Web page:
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Mortgage Rates (8/13/2009)

August 13th, 2009 9:48 AM by Lehel Szucs

Thursday's bond market has opened in positive territory following much weaker than expected consumer spending news. The stock markets are showing minor gains with the Dow up 27 points and the Nasdaq up 10 points. The bond market is currently up 15/32, which will likely improve this morning's mortgage rates by approximately .125 of a discount point. Preventing a slightly larger improvement in rates was weakness late yesterday after the FOMC meeting.



The Commerce Department announced this morning that retail level sales fell 0.1% last month. This was well off forecasts of a 0.7% increase, meaning that consumers were spending much less than expected. Even if volatile auto-related sales are excluded, sales fell much more than expected. This is very good news for the bond market and mortgage rates because consumer spending makes up two-thirds of the U.S. economy. If consumer spending is still falling, the broader economic recovery cannot be close. Generally speaking, a weak economy is a better environment for bonds and makes mortgage-related bonds more attractive to investors.

Also posted this morning were weekly unemployment figures from the Labor Department. They reported that 558,000 new claims for benefits were filed last week. This was an increase from the previous week, but more importantly, analysts were expecting to see a decline in new claims. However, since this data basically tracks only a week's worth of claims, it usually has little impact on mortgage rates and has not influenced trading this morning.

Early this afternoon we will get the results of today's 30-year Bond auction. This sale is not as important to mortgage rates as yesterday's 10-year sale was. But if the auction is met with an overly strong demand from investors or a particularly weak interest, we may see bond prices move enough during afternoon trading to cause revisions to mortgage rates. The results wil l be posted at 1:00 PM ET.

Tomorrow morning brings us the release of three reports. The first is July's Consumer Price Index (CPI) at 8:30 AM. The CPI is one of the most important reports we see each month. It measures inflation at the consumer level of the economy. There are two readings in the report- the overall index and the core data reading. The more important of the two is the core data because it excludes more volatile food and energy prices. Current forecasts call for no change in the overall index and a 0.1% increase in the core data reading. Declines in the readings, especially in the core data, should lead to a bond rally and lower mortgage rates. However, stronger than expected readings will likely cause a spike in mortgage pricing tomorrow.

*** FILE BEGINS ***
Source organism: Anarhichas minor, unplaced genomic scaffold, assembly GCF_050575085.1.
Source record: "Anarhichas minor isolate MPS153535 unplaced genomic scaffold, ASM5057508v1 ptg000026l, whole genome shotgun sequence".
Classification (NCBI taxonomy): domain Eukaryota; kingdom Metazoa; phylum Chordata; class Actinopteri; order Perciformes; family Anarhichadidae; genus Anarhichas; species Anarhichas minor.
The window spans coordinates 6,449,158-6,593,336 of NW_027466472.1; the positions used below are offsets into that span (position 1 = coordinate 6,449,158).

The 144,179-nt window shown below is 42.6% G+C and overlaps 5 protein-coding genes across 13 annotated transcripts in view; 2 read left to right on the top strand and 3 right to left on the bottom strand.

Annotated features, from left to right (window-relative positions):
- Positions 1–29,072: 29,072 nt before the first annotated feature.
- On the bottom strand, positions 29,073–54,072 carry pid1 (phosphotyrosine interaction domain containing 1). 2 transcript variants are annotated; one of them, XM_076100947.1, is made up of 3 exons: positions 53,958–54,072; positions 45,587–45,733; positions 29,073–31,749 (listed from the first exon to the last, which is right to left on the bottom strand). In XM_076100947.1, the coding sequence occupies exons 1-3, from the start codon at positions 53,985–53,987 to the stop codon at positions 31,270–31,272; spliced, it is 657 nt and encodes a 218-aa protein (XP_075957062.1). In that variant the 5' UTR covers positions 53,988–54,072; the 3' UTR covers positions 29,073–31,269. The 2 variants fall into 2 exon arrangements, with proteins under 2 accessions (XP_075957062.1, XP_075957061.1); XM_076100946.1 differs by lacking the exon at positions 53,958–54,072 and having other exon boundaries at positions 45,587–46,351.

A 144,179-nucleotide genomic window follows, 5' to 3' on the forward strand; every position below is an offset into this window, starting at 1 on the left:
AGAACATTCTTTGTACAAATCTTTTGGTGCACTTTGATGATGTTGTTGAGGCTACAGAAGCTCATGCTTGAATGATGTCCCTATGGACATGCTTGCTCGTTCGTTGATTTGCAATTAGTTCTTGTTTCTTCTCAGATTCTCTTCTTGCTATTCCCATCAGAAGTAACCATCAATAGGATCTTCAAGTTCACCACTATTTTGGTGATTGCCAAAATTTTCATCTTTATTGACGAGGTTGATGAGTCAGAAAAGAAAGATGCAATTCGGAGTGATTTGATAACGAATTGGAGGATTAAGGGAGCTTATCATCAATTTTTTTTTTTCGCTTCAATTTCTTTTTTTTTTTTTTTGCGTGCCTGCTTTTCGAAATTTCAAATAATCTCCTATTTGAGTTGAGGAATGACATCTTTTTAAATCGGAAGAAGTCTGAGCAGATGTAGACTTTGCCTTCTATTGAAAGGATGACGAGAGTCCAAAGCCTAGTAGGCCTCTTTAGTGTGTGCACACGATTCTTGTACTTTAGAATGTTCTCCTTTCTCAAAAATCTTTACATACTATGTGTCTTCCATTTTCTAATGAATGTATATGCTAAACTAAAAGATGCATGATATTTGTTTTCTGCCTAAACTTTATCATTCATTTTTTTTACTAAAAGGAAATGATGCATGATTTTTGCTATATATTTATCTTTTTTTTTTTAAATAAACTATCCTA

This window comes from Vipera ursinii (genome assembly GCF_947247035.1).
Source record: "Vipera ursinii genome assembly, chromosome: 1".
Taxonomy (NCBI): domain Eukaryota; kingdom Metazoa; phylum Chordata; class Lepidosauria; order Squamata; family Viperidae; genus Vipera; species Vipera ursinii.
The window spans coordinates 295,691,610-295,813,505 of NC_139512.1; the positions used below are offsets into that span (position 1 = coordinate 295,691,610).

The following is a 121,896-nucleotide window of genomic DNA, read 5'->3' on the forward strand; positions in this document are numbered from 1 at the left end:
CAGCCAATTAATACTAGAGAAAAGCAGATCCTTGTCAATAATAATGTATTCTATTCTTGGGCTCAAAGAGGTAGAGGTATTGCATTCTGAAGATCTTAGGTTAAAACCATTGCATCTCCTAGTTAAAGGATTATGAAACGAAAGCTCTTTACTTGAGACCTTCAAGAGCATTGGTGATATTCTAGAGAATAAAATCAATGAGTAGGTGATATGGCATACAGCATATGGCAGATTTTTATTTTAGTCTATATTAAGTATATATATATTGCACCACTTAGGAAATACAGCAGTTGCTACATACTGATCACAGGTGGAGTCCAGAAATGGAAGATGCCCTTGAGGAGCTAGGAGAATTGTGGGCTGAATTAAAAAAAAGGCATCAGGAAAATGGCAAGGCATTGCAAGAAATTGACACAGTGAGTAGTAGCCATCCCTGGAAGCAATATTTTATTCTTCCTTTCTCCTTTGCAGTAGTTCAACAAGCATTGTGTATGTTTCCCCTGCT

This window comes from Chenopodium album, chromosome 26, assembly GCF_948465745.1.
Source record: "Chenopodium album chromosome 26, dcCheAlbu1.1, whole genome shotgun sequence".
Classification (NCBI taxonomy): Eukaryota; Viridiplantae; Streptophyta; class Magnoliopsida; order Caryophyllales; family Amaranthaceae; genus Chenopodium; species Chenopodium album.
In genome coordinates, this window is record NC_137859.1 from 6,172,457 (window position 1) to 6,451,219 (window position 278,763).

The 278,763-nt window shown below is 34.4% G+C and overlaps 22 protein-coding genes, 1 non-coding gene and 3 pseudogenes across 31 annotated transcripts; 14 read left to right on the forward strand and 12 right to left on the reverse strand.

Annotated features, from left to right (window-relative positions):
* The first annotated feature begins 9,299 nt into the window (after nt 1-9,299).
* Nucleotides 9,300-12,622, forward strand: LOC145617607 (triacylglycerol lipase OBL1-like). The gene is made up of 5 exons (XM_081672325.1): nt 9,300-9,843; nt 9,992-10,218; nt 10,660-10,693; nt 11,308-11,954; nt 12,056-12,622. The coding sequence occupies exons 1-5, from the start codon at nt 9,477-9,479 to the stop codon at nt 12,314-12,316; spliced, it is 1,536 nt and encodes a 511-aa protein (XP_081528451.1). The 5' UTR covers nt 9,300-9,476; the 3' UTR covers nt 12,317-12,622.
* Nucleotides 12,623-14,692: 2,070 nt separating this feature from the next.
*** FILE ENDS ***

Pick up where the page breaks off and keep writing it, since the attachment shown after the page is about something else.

The remaining two pieces of data are relevant to mortgage rates but not nearly important as the CPI is. The second report of the day is Industrial Production data for July. This report gives us a measu rement of manufacturing sector strength by tracking output at U.S. factories, mines and utilities. It is considered to be of moderately high importance and may cause movement in mortgage rates. Analysts are currently expecting to see a 0.4% increase in production between June and July. A larger increase in output could lead to higher mortgage rates tomorrow, but only if the CPI's results are a non-factor in rates.

The last report of the day will come from the University of Michigan who will release its Index of Consumer Sentiment for August at 9:45 AM. This index gives us a measurement of consumer willingness to spend. If confidence is rising, then consumers are more apt to make large purchases. This helps fuel consumer spending and economic growth. A drop in confidence will probably help boost bond prices. If the index rises, indicating that confidence is rising and spending is likely to continue, we may see mortgage rates move higher Friday morning. However, th is is the least important of the day's three reports and will probably have the least impact on rates.

If I were considering financing/refinancing a home, I would.... Lock if my closing was taking place within 7 days... Lock if my closing was taking place between 8 and 20 days... Float if my closing was taking place between 21 and 60 days... Float if my closing was taking place over 60 days from now... This is only my opinion of what I would do if I were financing a home. It is only an opinion and cannot be guaranteed to be in the best interest of all/any other borrowers.

©Mortgage Commentary 2009

Posted in:General
Posted by Lehel Szucs on August 13th, 2009 9:48 AM



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